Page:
The Palestinian-Israeli conflict can no longer be ignored

Diplomacy over Gaza is intensifying but discussions need to go deeper than just this current war

Mourners react during Thursday's funeral of the Abu Al Rish family, killed during an Israeli air strike in Khan Yunis, on the southern Gaza Strip.  AFP
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To describe the current situation involving Israel and Gaza as fast-moving would be an understatement, but some aspects of the conflict are becoming clearer as the days pass. Among these is the gathering pace of international diplomacy – US Secretary of State Antony Blinken is visiting Israel and Jordan, an emergency UN Security Council meeting is scheduled for Friday, and there have been contacts between leaders in Saudi Arabia and Iran as well as high-level talks between the UAE and the US. These reflect the conflict’s regional dimension.

Although the immediate focus may be on Gaza – where more than 1,400 people have been killed since Saturday and civilians are facing critical shortages of food, water and electricity thanks to a policy of total siege – the violence and the reasons driving it create a complex web that includes significant regional players such as Egypt, and other more unpredictable elements, such as Hezbollah and Iran. US Secretary General Antonio Guterres was correct when he said on Wednesday that: “We must avoid spillover of the conflict. … I appeal to all parties – and those who have an influence over those parties – to avoid any further escalation and spillover.” The possibility of a wrong move, intended or unintended, widens the parameters of the war and threatens to bring more destruction.

However, if diplomacy is to offer any way out of the current morass, then mediation and immediate contacts should focus on practical and humanitarian solutions to Gaza’s suffering and ending the hostage crisis. This would be a tentative first step towards confidence-building and halting the violence. There is some reason for optimism: so far, most countries’ statements are generally calling for the right actions – de-escalation, protecting Palestinian rights, an end to hostage taking and attacks on civilians, and regional stability. This suggests there is some general consensus as to what immediate and medium-term engagement could look like.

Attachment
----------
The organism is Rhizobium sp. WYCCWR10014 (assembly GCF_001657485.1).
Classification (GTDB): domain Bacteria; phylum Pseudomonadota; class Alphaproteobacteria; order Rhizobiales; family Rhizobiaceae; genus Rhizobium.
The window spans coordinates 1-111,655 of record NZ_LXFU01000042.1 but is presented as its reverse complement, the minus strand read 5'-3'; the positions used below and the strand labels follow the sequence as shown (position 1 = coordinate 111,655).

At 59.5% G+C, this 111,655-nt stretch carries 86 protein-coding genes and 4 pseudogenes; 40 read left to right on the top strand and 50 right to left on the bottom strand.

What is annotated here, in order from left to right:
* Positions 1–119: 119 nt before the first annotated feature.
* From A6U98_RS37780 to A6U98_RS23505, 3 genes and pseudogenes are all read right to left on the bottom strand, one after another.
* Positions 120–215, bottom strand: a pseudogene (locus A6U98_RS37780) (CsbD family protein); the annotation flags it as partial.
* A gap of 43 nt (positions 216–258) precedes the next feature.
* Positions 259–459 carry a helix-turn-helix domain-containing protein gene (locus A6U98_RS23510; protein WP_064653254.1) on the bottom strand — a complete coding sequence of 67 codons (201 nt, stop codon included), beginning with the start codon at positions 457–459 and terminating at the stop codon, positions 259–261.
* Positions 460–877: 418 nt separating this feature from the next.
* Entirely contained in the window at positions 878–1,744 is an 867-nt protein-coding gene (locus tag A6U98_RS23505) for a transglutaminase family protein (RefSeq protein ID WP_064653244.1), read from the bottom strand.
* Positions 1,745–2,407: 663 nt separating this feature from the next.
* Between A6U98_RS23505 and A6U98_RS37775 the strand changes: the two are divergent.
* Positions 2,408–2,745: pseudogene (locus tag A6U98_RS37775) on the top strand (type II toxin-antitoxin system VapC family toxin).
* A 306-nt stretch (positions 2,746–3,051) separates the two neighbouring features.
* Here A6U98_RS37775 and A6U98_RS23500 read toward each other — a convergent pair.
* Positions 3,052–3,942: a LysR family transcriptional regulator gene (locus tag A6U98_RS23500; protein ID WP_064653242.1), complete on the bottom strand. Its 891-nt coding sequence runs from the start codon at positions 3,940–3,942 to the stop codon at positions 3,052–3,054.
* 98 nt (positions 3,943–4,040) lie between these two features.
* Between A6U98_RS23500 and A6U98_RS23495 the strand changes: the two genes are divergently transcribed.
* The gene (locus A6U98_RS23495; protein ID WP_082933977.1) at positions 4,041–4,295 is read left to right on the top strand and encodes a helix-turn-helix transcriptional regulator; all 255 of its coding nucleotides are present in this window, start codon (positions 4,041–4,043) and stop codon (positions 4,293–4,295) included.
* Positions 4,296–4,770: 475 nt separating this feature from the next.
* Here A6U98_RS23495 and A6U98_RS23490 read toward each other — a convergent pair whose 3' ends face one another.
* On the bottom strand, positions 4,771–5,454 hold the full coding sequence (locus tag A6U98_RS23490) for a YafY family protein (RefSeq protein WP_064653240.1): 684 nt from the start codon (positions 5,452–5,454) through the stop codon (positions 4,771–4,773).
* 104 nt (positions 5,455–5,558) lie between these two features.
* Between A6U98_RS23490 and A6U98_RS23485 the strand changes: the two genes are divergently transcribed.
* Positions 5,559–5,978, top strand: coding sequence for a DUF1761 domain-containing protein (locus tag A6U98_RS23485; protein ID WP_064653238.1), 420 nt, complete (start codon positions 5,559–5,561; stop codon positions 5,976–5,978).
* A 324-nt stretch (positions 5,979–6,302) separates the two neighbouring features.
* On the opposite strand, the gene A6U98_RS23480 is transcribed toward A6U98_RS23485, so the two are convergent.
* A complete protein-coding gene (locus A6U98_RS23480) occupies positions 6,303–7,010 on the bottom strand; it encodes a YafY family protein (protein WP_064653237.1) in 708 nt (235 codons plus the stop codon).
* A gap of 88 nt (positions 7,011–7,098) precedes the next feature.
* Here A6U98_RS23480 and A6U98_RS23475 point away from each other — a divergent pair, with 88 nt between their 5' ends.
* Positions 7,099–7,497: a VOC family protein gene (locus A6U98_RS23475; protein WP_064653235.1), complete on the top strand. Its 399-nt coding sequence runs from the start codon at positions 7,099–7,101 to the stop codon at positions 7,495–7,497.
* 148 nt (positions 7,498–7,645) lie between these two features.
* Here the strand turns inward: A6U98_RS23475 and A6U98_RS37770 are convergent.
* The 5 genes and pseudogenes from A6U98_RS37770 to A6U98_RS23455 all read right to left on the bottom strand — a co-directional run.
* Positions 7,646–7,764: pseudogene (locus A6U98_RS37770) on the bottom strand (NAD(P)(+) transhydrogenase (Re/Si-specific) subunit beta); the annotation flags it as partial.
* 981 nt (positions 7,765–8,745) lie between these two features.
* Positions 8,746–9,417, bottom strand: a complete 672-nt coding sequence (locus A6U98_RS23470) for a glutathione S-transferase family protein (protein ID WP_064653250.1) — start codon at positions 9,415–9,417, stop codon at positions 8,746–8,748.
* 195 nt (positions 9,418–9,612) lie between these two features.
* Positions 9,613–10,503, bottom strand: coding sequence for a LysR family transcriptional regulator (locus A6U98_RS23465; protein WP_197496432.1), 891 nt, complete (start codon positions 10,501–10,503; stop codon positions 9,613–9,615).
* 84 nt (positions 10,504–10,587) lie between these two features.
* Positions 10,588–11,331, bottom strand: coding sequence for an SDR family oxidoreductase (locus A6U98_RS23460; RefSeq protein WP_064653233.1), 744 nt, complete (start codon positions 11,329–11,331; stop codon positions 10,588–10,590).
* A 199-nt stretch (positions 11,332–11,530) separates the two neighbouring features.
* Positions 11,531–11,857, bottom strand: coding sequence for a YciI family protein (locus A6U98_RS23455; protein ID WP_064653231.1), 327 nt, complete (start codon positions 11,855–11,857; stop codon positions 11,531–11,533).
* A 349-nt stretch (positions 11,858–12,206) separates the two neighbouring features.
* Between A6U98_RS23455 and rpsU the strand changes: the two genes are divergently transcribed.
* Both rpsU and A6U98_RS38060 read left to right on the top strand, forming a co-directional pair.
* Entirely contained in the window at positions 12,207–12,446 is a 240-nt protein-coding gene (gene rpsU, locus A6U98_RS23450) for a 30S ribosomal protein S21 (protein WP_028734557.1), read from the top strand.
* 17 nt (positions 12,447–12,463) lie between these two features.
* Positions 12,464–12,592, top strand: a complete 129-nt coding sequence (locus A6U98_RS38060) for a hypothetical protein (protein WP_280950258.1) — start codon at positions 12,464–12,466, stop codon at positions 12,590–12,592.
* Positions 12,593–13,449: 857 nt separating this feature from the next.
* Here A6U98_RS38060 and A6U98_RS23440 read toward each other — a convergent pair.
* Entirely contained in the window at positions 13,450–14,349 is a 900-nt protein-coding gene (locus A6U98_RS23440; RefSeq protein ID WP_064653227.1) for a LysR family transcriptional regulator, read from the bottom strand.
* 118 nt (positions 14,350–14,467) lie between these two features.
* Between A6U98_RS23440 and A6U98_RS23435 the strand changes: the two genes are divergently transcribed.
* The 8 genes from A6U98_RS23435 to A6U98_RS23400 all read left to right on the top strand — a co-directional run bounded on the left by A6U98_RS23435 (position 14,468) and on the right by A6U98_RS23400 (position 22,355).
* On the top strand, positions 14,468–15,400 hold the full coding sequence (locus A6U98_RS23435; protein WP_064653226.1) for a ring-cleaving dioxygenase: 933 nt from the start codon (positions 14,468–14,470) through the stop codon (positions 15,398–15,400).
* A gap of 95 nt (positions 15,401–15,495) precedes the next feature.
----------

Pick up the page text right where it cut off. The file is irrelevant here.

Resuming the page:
But, if we are not to keep repeating the conflict, discussions need to go further than ending the current cycle of violence. The latest conflict has made one thing abundantly clear – the notion that blockading one group of Palestinians and occupying the remainder was a sustainable or even desirable policy is gone. However, for now, a lot depends on the new Israeli cabinet and Hamas, and neither side – in public at least – are in any mood for compromise.

This echoes the direction the conflict has taken in recent years where events have been dictated by the extremes – Hamas and its quixotic policy of all-out confrontation with Israel on one hand, and provocative Israeli policies guided by settlers and high-profile ideologues on the other. The marginalisation and dismissal of legitimate Palestinian concerns is what has led us to this point.

But diplomacy can only achieve so much without co-ordination or a willingness to exert leverage on the key players. The people of Gaza do not have time to wait, nor do the hostages being held there, nor do Palestinians coming under attack in the West Bank, being kicked out of their workplaces, or being stranded outside the Gaza Strip. Given the flurry of diplomatic activity taking place right now, the time is ripe to seek a breakthrough. The first step is halting the violence and air strikes, setting up channels to mediate the release of hostages, and restoring basic services to Gaza. But the calls for a longer-term resolution must be heeded, too, as must the need for regional peace – the Palestinian-Israeli conflict touches all parts of this neighbourhood and its people.

Published: October 13, 2023, 3:00 AM